Unexplored Antarctica Dome Fuji 2018/19 brought on board ten leading research projects in biology, geology, weather prediction, telecommunications, space science and exploration, and the environment. It was a unique opportunity for scientists to collect data in a practically unexplored area that is lacking “field information”. Several projects are related to the detection of signs of life under extreme conditions, connected with the search for life on other planets, but also concerning environmental pollution, physics, climate change, etc.

Could you talk about it in more detail, please?

First of all, GESTA (Galileo Experimentation & Scientific Tests in Antarctica) project consisted of carrying two receptor devices: one of them served to study the luminescence in the ionosphere, such as the scintillation that gives life to the austral auroras. Another one allowed to test how signals are received from the constellation of the European Space Agency positioning satellites in the interior of Antarctica, done for the first time on the coldest continent.

Then, with a special drill, we obtained cylindrical samples of snow and ice measuring up to 4 meters in depth. These samples will be processed and sent to the University of Maine (USA): for the analysis of its chemical elements, particles, gases, and microbiology.

On the sled, we installed an AWS (Automatic Weather Station) to collect meteorological data, including speed and direction of the wind, during the route. It was completed by the collection of air samples and all data was sent to Universidad Autonoma of Madrid.

The objective of the scientific project of the Space Research Group at the University of Alcalá de Henares was to create a cartography of the natural radiation environment observed along our planned itinerary. For this purpose, they installed a sensor that was previously tested on the 2016 Ice Summit expedition. With the collected measurements, in addition to the study of the radiation environment, the viability of the WindSled platform for the development of systematic observations in Antarctica will be analyzed.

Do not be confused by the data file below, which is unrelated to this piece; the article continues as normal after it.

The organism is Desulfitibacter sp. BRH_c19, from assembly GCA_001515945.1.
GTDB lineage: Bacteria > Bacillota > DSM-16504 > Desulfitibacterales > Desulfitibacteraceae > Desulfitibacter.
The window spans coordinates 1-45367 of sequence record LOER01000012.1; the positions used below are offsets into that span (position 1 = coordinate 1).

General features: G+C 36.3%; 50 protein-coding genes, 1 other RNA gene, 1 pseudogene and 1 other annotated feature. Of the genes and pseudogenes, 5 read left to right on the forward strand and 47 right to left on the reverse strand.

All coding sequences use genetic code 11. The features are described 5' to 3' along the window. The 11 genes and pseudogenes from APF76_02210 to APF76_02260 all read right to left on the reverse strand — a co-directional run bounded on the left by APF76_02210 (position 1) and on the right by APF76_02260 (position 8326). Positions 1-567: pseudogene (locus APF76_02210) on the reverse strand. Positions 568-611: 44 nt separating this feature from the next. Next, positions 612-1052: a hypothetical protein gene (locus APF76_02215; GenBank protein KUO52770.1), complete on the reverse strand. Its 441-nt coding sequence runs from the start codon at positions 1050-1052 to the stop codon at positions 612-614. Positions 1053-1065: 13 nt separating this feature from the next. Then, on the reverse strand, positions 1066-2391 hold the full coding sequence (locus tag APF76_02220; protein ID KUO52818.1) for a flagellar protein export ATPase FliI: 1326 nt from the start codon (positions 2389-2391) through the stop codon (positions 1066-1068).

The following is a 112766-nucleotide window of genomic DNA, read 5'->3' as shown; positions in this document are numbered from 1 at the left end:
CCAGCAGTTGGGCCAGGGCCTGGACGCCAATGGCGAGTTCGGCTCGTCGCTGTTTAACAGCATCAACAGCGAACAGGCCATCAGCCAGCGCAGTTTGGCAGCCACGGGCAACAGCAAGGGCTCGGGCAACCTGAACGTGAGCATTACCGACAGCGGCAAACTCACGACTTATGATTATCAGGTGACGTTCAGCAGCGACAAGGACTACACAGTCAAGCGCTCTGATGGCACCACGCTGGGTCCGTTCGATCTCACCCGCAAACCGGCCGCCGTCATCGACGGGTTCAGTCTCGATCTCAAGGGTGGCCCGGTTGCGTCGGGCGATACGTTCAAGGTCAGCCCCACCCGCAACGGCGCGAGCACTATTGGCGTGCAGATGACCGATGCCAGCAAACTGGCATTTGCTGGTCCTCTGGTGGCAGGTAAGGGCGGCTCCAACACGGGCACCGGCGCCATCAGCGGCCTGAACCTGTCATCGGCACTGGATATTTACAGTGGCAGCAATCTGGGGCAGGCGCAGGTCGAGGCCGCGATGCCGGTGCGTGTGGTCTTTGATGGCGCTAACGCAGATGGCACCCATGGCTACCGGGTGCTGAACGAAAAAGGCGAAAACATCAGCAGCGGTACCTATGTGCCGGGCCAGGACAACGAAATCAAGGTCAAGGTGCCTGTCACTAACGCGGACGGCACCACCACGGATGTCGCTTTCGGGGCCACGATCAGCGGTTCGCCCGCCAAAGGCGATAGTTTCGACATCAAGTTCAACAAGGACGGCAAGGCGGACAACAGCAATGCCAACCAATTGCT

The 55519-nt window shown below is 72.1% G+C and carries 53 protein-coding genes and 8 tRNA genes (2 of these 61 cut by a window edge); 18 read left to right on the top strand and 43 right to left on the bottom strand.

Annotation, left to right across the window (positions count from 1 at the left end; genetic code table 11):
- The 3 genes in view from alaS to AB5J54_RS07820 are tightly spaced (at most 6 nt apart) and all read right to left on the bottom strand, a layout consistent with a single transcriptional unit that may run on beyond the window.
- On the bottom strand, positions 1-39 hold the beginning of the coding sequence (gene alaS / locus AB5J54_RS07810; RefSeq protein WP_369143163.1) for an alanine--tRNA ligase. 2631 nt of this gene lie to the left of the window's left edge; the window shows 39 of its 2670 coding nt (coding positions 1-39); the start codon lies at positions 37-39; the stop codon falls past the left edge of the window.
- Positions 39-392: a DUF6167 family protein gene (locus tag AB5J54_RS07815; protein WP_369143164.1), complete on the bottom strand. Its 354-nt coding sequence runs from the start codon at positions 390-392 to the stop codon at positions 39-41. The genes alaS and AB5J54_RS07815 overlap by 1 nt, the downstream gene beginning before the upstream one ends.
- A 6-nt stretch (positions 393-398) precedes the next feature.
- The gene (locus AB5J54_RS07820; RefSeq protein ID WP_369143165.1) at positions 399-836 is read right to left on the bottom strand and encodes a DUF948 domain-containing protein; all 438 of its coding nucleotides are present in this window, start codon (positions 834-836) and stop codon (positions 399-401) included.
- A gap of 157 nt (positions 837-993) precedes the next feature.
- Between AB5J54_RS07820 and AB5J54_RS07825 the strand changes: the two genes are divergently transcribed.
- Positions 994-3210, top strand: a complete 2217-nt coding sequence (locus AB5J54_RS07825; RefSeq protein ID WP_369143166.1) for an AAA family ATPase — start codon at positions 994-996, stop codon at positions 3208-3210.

Then, WindSled carried the Mars Environmental Dynamics Analyzer (MEDA). These sensors are approved instruments for traveling to Mars in the MARS 2020 mission, developed by the Center for Astrobiology (CSIC-INTA) and the University of Alcalá de Henares. They include radiometers and air temperature sensors that point to the sky and the ground. MEDA studied environmental dust and the temporal response to changes and meteorological phenomena. Likewise, it recorded the environmental pressure on the surface, the air and soil temperatures, the relative humidity in the environment, the winds and the ultraviolet, visible and infrared radiation. For researchers, it was essential to test it in Antarctica to see how it performs in extreme conditions.

The SENTINEL project, by the Institute of Environmental Assessment and Water Research (IDAEA-CSIC), was focused on the detection of persistent organic pollutants (POPs) in the Antarctic ecosystem. During the expedition, samples of air and snow were taken, which will be analyzed later in search of these polluting substances.

In addition, the WindSled carried a portable device on board with the sensors that revealed bacteria and viruses. This instrument was developed in Spain to detect extraterrestrial life in planetary exploration. It is based on the antibody microarrays for the detection and identification of biochemical compounds through the ‘in situ’ analysis of soil and liquid samples. This campaign is about sampling the ice, looking for parallelisms with future discoveries on other planets by Centro de Astrobiologia at INTA.

Have there been any studies related to changes in air temperature?